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MFC Testing framework

, 26 Aug 2001
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A simple MFC automated testing framework for test-first programming, the eXtreme Programming way.

Sample Image

Why and what for...

One of the eXtreme Programming rule is to test first before code. Special test frameworks have been developed for various languages, including C++ (known as CPPUnit), and all share the same design.

They probably all work very well, but I found the CPPUnit not simple enough and finally, it does not fit the way I'd like to test before code, as we are working on Visual C++ and using exclusively the MFC classes.

So I made another test framework, that seems like any other XUnit, but simplest to my mind.

Be careful, I'm just going to explain the way I understand some XP principles, and the way we use them for our software development. They could not be the right way, but it works for us.

This test framework allows you to code tests linked to your software. They are developed in parallel and make sure you code what is needed and also make sure there is no code regression as you integrate any other software functions or classes...All the tests are ran every time. If you make a change and the whole test result is not 100% free of error or misses, then YOU broke something. It makes even more sense when you work with different teams or when you have to modify code lines of another person. You can't break the code. For more information about test-first programming, see this link.

Take a little time to make test-first programming, and you will find your code simpler, smoother and more robust to changes.

The way it works or should work is:

  1. Make a test of something you want to do or of something the software must do. You include assertion where there are critical results that must be verified. You make the code more by intention than algorithms : some classes or functions might not be yet written.
  2. You compile. Some compile errors appear; make them pass the simplest way they could pass (Create the class, functions with the simplest return value possible).
  3. You compile again. No error occurs.
  4. Run the test. The window shown above will appear, with or without any errors or misses. Misses are assertions you wrote, that return false. Errors are exceptions or any other error-like returns from your test. Misses and errors are shown in the main window, with the line and class test name for you to find it.
  5. Make the test pass, always in the simplest way.
  6. Run the test. It should be OK.

You can then make any other test. Your program will then grow and smoothly go to the one you expected. This way, be sure it will be a very simple program, readable by any other programmer, and that no errors will arise.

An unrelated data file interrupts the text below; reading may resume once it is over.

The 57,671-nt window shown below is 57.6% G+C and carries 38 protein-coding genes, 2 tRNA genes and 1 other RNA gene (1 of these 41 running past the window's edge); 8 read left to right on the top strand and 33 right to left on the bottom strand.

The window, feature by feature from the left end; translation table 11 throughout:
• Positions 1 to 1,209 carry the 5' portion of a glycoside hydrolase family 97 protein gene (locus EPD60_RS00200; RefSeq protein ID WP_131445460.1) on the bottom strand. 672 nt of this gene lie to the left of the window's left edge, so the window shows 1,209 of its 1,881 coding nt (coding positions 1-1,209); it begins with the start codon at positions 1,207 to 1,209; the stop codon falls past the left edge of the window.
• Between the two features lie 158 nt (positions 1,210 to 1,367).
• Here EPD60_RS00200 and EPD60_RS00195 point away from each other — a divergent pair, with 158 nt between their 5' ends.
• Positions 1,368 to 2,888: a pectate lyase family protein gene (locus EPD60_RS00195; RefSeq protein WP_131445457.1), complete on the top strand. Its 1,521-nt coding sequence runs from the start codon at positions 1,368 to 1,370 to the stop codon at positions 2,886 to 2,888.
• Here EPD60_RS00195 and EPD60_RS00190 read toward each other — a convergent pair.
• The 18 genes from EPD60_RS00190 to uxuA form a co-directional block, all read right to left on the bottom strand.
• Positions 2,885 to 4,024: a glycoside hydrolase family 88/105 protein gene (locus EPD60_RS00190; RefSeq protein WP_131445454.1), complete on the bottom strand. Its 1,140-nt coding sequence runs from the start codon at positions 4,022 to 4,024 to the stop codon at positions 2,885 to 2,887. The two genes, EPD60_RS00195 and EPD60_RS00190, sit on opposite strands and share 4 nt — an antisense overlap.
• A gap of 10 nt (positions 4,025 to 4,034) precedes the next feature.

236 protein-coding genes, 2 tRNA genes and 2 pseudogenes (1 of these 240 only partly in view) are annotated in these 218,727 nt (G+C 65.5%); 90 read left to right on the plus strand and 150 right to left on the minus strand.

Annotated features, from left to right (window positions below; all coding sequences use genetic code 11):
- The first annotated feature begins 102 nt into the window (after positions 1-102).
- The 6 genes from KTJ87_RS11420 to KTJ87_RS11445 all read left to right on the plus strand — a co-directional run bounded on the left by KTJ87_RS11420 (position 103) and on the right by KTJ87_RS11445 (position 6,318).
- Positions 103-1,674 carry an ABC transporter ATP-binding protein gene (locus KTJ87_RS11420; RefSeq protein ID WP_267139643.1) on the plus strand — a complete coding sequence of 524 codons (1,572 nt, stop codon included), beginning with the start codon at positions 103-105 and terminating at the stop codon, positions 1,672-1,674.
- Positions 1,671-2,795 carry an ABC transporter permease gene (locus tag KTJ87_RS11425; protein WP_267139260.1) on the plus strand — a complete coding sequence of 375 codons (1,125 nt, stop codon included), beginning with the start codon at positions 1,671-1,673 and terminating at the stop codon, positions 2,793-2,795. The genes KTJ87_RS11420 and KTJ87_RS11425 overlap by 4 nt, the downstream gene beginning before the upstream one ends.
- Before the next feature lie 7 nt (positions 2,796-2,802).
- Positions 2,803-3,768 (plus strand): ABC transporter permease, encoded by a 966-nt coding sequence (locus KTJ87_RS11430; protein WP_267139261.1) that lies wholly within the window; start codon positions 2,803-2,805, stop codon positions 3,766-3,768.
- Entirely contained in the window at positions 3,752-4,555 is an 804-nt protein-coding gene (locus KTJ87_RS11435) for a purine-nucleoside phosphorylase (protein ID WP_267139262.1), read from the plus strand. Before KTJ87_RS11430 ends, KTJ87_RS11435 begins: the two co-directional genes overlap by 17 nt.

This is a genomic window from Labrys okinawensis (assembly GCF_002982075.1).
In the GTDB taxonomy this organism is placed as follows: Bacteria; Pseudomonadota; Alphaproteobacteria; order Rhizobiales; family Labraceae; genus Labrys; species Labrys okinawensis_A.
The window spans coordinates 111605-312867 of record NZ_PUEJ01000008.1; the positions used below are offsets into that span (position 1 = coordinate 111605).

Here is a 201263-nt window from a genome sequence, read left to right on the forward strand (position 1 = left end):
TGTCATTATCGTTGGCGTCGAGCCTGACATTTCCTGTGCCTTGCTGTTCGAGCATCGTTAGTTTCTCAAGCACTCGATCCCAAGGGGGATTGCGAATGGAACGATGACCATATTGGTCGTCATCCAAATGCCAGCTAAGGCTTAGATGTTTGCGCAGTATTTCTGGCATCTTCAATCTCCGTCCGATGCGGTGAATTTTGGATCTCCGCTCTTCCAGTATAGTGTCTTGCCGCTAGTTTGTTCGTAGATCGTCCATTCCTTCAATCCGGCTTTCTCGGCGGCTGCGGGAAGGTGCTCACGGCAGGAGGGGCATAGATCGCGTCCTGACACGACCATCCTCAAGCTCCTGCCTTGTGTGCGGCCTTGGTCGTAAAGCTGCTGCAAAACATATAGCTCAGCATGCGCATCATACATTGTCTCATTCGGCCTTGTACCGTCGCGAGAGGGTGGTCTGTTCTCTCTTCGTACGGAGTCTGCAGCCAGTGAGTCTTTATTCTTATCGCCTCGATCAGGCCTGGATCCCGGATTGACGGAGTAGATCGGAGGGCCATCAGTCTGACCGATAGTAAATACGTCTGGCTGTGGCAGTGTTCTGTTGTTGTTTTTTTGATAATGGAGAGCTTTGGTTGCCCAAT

If you or someone else find bugs, make a test that should arise it and correct it. This way, it should never arising again.

I'm almost dubitative about this way of programming, but now, I can't event imagine another way of writing lines of code.

How to use the class

First, let's have a look at the core Test class.

//////////////////////////////////////////////////////////////////////
class AFX_EXT_CLASS Test : public CObject 
{
    DECLARE_DYNAMIC(Test)
public:
    void Lancer(TestResultat& resultat);
    virtual CString VersChaine();
    static void assertTest(bool bEvaluation, 
       const CString& strCondition, long lLigne, const CString& strFichier);
    static void assertTest(BOOL bEvaluation, 
       const CString& strCondition, long lLigne, const CString& strFichier);
    virtual void Tester() = 0;
    virtual void AvantTest();
    virtual void ApresTest();
    Test();
    virtual ~Test();
};

Your only work when you design a new test is to derive a new class from Test and to implement the Tester() function. In this function, use assert() to make assertions on your code and to send fails if something does not work. If you need to manage some data before the Test function begins, use the AvantTest() function and if you need to manage data after the test was completed, use the ApresTest() function.

How it works

If you look at the code below, which is run every time the test is requested, you'll probably understand the way it works. First, I try the Tester() function, and then catch a TestEchec exception, which mean a fail in the assertions wrote in the Tester() function, and then add a failure. If not a TestEchec, I try to catch any other exceptions and then add an error.

//////////////////////////////////////////////////////////////////////
void Test::Lancer(TestResultat& leResultat)
{
    AvantTest();
    try {
        Tester();
    }
    catch (TestEchec* p_echec) {
        leResultat.AjouterEchec(this, *p_echec);
        p_echec->Delete();
    }
    catch (CException* p_e) {
        char szErreur[255];
        p_e->GetErrorMessage(szErreur, 255);
        TestEchec* p_echec = new TestEchec(szErreur);
        leResultat.AjouterErreur(this, *p_echec);
        p_e->Delete();
    }
    catch (exception _e) {
        CString str;
        str.Format( "exception : %s", _e.what() );